The Delaware County Institute of Science was formed on September 21, 1833 as an association at first of only five individuals; namely George Miller, Minshall Painter, John Miller, George Smith, M.D., and John Cassin. These friends were interested in sciences and natural history.
When membership increased it became necessary for the Institute to obtain real estate and an application was made to the Supreme Court of Pennsylvania for corporate privileges, which were granted on the 8th of February, 1836.
The Institute’s first home was a hall of modest pretentions built in 1837, located a short distance from the Rose Tree Inn in Upper Providence Township where a store and Post Office were already located. This sturdy, plastered stone structure still stands today as a private home.
In 1850 when Media was incorporated as a borough and also became the seat of government for Delaware County, it seemed wise to move the institute to town to be nearer public transportation as before “The object of the association was to promote the study and diffusion of general knowledge and the establishment of a museum. And to serve as a non-profit organization for the people of Delaware County and adjoining areas.”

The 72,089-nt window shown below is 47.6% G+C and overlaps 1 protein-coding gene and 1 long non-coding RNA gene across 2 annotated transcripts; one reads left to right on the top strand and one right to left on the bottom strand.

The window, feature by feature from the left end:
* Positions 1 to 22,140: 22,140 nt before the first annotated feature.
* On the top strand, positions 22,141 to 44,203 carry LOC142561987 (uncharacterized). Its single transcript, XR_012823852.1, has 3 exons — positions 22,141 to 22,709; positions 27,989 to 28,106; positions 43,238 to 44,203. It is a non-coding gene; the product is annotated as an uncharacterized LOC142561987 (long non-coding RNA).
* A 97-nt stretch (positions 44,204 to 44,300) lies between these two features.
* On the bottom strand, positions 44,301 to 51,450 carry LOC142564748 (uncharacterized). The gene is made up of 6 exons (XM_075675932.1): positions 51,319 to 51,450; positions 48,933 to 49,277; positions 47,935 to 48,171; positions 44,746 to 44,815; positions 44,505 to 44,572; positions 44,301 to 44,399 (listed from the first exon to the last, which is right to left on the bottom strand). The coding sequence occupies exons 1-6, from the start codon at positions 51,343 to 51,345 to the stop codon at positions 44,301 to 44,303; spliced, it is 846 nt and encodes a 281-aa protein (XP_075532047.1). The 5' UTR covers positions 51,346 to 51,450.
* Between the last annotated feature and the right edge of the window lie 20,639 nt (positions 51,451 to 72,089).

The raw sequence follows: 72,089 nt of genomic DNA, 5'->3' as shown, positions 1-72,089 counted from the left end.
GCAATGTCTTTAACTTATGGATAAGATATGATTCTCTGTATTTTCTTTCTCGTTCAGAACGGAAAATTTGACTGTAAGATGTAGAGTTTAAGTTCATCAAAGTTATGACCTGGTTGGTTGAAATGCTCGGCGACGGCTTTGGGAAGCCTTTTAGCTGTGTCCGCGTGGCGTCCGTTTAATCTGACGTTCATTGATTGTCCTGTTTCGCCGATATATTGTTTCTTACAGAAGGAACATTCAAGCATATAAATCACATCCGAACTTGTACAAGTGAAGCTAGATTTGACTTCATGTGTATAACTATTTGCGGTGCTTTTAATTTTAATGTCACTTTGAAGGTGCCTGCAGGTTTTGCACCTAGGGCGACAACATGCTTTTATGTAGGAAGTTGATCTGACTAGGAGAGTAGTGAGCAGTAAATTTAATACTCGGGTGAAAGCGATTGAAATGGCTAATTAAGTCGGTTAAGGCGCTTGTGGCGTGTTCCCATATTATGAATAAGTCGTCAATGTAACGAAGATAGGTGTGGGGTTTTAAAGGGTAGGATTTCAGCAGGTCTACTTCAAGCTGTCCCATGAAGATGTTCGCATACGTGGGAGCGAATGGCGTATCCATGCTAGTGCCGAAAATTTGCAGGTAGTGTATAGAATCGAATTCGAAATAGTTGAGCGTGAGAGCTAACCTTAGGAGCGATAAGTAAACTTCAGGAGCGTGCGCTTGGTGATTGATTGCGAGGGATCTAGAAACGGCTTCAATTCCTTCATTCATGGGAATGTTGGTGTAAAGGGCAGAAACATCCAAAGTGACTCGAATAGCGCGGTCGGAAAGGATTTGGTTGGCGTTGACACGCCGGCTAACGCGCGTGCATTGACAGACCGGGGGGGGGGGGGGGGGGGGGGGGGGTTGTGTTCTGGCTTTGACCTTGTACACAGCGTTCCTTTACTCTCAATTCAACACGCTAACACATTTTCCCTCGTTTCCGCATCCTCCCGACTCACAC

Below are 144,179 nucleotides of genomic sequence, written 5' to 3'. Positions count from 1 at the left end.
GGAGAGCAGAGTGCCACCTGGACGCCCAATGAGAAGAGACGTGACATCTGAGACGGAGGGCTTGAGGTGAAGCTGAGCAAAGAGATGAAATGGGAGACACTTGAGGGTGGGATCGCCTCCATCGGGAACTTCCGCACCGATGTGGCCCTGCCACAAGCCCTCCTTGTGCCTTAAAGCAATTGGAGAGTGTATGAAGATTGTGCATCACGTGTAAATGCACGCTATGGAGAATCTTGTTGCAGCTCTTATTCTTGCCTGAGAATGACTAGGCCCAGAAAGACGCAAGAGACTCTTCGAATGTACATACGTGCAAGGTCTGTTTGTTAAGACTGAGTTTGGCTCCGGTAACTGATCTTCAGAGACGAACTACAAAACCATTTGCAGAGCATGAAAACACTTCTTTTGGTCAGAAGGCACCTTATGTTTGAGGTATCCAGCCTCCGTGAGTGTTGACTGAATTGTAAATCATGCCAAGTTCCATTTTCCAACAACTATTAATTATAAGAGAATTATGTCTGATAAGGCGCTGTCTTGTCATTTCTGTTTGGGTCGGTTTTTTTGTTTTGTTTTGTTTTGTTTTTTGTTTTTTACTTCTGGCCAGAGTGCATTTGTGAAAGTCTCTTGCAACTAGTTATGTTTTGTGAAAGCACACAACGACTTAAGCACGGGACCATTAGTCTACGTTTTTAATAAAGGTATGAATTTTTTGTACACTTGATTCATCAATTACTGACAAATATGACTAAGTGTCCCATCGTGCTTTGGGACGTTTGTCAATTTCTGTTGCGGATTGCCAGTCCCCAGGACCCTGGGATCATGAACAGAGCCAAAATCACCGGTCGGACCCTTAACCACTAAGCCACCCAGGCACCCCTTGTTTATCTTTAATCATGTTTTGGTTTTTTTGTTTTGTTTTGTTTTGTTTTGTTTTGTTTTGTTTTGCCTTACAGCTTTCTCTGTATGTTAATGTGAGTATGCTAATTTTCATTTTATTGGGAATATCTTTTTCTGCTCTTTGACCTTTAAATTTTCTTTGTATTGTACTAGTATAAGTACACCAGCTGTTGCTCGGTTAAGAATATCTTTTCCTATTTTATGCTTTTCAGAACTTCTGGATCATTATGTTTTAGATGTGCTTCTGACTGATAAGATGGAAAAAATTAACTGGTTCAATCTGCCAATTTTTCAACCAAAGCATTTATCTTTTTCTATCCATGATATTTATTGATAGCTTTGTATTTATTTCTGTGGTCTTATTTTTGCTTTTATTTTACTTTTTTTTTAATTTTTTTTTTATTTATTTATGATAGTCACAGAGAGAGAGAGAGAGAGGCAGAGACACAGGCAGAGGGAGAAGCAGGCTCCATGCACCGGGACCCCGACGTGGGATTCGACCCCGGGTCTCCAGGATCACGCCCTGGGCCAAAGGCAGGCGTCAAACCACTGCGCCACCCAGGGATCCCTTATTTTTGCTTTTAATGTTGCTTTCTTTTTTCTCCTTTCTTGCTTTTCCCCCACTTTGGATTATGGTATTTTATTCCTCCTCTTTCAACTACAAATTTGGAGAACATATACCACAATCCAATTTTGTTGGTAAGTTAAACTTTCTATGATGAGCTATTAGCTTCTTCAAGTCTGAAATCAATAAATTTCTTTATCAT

When building in Media was considered, Minshall Painter, a founder and first secretary, purchased a half block of land facing the new courthouse and presented to the Institute that frontage by 80′ deep along South Avenue from Jasper to Front Street. He secured the funds to construct the building, soliciting from members and contributing generously from his own pocket.
The building was constructed in 1867. Its design closely followed the line and size of the Philadelphia Dispensary, which was located where the present Bourse Building now stands.
Though we now occuply the entire building, the interior was designed to house the bank known as the Media Title and Trust Company on the first floor, thus leaving the 2nd floor and balcony for displays, library and meeting hall for the Institute.